I was recently reading the article The Truth about Digital ISO in Digital PhotoPro magazine, and decided to investigate the camera sensor noise profile of the Canon Powershot G12 I use for underwater photography.
Noise plays a big part in underwater photography. Available light levels are lower underwater,with less available the deeper you go. Knowing the noise performance of your camera allows you to push the ISO and get maximum performance.
I started looking at noise in the Canon Powershot series of cameras in my previous post Noise Comparison – Canon Powershot G11 vs G10.
There has been some recent talk on the web about “native ISO”, where the lower ISO of a camera is not necessarily the best for noise performance due to in-camera amplification methods. I have always thought the underwater photos taken with my Canon G12 at ISO160 were better than ISO80 or ISO100, and thought this might have been the effect of native ISO.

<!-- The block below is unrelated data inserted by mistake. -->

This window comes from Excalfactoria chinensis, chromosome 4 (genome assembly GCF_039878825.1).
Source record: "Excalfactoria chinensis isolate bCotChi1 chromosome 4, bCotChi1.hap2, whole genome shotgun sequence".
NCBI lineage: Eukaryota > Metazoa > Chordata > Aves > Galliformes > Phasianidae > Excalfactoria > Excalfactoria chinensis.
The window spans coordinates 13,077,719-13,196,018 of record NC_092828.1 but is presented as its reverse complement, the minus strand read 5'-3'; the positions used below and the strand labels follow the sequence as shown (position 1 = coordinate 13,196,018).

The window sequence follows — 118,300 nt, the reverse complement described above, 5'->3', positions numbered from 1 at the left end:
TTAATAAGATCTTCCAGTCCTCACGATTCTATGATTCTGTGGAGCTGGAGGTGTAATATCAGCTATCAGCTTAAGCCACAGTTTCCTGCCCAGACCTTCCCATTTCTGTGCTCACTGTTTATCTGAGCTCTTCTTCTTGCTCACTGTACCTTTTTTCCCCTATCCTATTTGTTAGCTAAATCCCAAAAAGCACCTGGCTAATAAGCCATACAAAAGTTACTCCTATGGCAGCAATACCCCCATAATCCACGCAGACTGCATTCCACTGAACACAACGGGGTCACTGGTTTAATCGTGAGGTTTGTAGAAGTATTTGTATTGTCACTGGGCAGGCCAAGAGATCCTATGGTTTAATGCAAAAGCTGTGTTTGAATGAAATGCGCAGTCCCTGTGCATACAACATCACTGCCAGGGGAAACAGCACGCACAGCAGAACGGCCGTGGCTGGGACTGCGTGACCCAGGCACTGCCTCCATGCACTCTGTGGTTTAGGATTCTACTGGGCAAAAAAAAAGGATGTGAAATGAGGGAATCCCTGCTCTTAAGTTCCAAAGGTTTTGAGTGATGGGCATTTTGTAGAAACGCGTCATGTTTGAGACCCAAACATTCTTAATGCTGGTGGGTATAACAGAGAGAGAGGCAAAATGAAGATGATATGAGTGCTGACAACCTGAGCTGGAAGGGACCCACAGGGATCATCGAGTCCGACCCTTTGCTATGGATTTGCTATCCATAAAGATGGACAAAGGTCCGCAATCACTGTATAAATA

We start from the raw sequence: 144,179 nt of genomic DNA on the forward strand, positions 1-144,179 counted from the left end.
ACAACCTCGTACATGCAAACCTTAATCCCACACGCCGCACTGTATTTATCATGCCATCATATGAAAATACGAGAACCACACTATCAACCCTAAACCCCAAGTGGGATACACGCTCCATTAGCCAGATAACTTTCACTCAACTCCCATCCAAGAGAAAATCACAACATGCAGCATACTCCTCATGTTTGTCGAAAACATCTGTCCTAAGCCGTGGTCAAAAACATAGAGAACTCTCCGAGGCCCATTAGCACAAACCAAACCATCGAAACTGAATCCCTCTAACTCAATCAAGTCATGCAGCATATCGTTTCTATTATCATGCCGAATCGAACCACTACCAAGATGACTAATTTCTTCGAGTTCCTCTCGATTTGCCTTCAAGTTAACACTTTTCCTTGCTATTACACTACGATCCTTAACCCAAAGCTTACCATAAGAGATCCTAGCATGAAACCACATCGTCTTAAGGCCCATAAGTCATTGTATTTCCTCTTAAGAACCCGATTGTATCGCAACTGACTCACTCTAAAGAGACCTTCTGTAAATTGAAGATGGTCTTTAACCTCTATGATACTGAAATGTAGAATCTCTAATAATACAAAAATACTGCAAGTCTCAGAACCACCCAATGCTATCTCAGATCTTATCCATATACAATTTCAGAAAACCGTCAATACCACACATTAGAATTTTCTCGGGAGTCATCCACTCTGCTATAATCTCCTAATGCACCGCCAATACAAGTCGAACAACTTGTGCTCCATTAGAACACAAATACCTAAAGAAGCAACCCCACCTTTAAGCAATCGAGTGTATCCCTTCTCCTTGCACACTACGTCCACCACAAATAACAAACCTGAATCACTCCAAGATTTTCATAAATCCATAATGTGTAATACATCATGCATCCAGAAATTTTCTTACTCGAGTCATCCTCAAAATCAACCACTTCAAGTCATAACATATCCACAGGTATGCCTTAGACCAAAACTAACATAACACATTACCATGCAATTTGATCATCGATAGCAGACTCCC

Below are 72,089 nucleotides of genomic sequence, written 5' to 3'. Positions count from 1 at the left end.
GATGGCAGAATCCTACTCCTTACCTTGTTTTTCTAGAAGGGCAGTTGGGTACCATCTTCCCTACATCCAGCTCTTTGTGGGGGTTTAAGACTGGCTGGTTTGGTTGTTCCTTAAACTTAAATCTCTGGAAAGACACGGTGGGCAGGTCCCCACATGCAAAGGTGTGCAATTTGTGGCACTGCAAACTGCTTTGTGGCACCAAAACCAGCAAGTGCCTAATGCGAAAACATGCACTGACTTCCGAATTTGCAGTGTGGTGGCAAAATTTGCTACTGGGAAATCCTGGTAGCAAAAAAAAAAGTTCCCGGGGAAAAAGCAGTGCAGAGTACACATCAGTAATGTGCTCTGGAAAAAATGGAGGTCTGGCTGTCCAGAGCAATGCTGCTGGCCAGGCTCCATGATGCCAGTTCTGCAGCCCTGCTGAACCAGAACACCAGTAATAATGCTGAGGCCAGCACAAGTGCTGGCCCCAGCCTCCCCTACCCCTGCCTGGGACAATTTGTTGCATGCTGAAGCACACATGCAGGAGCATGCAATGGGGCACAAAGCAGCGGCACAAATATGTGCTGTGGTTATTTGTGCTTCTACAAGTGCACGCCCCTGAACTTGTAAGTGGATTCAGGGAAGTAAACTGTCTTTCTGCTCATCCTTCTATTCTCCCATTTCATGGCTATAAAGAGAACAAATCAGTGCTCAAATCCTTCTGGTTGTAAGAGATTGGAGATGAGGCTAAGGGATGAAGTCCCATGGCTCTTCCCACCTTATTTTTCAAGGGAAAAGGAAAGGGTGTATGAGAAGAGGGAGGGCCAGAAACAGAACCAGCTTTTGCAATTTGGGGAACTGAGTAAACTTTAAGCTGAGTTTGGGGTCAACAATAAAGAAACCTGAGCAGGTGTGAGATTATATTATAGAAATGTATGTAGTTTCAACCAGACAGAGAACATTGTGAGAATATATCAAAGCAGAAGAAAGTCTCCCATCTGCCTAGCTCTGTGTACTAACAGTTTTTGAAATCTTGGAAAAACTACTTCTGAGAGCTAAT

After reading the article The Truth about Digital ISO in Digital PhotoPro magazine, I decided to test my theory.
I setup the camera in manual mode, with a shutter speed of 1/60 sec, aperture of f2.8, and fixed white balance. A fixed white balance is required so the camera does not try and change the colour tints of the high ISO noise, giving you an incorrect result.
I placed a filter barrel and cap over the lens to block out all light, and shot a sequence of RAW images at different ISO settings from 80 to 3200.
The first interesting thing I noticed was the size of the RAW files.
The size of the file increased as the ISO increased with more sensor noise. The ISO3200 RAW file is nearly twice the size of the ISO80 file.